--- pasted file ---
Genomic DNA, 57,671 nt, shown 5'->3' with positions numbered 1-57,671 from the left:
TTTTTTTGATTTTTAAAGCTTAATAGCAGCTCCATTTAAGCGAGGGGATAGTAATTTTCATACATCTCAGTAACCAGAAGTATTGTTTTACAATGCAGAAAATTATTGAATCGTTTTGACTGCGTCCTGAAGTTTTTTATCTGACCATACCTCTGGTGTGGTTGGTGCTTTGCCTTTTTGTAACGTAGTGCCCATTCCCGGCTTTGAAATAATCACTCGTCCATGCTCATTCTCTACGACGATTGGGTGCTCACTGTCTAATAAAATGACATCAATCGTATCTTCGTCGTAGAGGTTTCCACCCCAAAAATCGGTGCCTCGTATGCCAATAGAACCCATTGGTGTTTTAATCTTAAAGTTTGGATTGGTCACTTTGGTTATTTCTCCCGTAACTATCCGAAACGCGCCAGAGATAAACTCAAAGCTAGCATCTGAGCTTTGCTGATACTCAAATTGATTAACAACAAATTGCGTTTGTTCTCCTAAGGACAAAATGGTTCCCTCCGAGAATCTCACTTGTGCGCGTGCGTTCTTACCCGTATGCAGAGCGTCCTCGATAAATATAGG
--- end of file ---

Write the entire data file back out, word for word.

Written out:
Genomic DNA, 57,671 nt, shown 5'->3' with positions numbered 1-57,671 from the left:
TTTTTTTGATTTTTAAAGCTTAATAGCAGCTCCATTTAAGCGAGGGGATAGTAATTTTCATACATCTCAGTAACCAGAAGTATTGTTTTACAATGCAGAAAATTATTGAATCGTTTTGACTGCGTCCTGAAGTTTTTTATCTGACCATACCTCTGGTGTGGTTGGTGCTTTGCCTTTTTGTAACGTAGTGCCCATTCCCGGCTTTGAAATAATCACTCGTCCATGCTCATTCTCTACGACGATTGGGTGCTCACTGTCTAATAAAATGACATCAATCGTATCTTCGTCGTAGAGGTTTCCACCCCAAAAATCGGTGCCTCGTATGCCAATAGAACCCATTGGTGTTTTAATCTTAAAGTTTGGATTGGTCACTTTGGTTATTTCTCCCGTAACTATCCGAAACGCGCCAGAGATAAACTCAAAGCTAGCATCTGAGCTTTGCTGATACTCAAATTGATTAACAACAAATTGCGTTTGTTCTCCTAAGGACAAAATGGTTCCCTCCGAGAATCTCACTTGTGCGCGTGCGTTCTTACCCGTATGCAGAGCGTCCTCGATAAATATAGG